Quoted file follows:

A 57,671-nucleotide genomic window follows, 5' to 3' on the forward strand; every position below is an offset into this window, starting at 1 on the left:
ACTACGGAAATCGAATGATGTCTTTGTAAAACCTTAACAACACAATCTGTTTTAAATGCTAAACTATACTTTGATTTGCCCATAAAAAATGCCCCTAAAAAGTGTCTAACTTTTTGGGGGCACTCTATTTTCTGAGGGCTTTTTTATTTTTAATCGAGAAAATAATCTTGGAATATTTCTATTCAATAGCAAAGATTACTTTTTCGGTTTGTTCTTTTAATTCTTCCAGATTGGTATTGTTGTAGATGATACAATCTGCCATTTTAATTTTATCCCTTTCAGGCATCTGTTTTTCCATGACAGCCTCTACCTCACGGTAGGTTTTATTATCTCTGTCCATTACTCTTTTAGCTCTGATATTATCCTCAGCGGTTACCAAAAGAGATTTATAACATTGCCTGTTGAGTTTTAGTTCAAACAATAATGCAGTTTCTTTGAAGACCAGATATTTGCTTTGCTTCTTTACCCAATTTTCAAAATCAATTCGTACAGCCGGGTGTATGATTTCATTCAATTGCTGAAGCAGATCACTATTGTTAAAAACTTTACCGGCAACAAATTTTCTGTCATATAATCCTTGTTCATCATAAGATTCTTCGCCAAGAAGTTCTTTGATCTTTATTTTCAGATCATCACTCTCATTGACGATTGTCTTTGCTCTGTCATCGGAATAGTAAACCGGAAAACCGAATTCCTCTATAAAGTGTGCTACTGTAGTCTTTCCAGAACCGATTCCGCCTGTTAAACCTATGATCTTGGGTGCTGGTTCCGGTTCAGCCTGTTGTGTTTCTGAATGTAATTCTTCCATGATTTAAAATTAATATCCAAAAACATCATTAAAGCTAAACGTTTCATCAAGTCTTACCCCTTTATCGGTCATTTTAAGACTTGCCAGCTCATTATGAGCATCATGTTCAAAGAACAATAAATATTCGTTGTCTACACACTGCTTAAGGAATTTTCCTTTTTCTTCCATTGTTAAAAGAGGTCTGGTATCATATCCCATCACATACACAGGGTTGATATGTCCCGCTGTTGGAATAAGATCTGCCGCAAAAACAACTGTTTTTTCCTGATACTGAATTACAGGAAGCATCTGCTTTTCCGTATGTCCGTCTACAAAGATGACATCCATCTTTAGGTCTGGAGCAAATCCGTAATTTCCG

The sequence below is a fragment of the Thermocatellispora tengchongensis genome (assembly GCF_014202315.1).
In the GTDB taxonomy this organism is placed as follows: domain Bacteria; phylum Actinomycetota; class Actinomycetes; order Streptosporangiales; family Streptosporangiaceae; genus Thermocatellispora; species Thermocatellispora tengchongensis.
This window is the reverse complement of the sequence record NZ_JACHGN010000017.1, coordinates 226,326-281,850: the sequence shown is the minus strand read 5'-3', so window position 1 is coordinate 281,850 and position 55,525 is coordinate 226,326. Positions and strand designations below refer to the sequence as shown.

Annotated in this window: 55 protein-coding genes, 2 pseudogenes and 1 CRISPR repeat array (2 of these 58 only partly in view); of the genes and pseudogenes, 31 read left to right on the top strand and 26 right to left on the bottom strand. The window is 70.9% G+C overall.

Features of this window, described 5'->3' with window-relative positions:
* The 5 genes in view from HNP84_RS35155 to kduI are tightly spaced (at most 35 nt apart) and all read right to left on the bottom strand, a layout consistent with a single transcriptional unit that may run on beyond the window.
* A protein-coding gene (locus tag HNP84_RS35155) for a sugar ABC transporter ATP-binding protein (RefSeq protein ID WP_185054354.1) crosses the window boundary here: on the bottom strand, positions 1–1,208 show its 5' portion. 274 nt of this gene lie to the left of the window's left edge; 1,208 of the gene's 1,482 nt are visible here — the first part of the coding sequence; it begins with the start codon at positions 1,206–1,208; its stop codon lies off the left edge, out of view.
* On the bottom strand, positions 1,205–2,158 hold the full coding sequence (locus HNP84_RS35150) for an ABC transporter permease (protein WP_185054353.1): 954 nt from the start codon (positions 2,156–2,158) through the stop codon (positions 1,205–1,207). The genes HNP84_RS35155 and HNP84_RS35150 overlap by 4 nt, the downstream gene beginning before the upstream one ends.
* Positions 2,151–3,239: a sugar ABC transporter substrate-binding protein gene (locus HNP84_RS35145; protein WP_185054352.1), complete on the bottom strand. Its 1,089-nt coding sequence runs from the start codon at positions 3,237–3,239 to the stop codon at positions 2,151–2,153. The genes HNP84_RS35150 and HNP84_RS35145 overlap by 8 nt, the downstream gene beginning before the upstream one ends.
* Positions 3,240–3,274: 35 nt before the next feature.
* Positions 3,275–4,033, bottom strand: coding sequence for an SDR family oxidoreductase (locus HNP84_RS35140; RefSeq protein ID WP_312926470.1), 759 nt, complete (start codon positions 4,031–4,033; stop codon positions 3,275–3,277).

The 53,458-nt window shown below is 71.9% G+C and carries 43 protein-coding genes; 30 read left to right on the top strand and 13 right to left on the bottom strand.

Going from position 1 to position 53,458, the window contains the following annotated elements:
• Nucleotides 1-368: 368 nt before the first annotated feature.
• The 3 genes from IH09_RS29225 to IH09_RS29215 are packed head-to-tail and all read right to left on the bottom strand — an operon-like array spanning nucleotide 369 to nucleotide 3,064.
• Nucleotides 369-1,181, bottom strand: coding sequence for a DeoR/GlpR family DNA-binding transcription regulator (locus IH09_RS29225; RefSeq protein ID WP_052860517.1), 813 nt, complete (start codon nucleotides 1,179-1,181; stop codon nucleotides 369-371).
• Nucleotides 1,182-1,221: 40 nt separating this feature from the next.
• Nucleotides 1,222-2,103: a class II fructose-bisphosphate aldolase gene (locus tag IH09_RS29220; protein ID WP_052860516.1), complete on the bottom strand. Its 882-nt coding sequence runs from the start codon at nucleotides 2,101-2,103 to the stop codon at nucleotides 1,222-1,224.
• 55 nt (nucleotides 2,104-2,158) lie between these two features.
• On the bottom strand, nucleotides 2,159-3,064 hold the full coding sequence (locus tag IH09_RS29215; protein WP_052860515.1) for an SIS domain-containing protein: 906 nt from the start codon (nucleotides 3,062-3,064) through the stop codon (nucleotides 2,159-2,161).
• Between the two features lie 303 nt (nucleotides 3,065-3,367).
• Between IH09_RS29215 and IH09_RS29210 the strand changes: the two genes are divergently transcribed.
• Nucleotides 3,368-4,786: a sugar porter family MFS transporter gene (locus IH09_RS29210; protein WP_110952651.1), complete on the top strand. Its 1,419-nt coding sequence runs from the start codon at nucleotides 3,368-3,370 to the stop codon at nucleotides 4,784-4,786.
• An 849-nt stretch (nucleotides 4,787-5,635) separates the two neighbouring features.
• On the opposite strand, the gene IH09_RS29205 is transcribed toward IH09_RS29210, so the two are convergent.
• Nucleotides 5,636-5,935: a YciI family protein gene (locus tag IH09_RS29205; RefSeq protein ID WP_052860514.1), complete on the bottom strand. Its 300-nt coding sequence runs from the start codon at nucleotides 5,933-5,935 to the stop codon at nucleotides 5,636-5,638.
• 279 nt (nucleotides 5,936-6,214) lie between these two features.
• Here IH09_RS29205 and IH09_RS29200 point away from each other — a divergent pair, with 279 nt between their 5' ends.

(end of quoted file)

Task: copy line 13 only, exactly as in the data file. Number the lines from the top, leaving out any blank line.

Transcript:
* Positions 3,275–4,033, bottom strand: coding sequence for an SDR family oxidoreductase (locus HNP84_RS35140; RefSeq protein ID WP_312926470.1), 759 nt, complete (start codon positions 4,031–4,033; stop codon positions 3,275–3,277).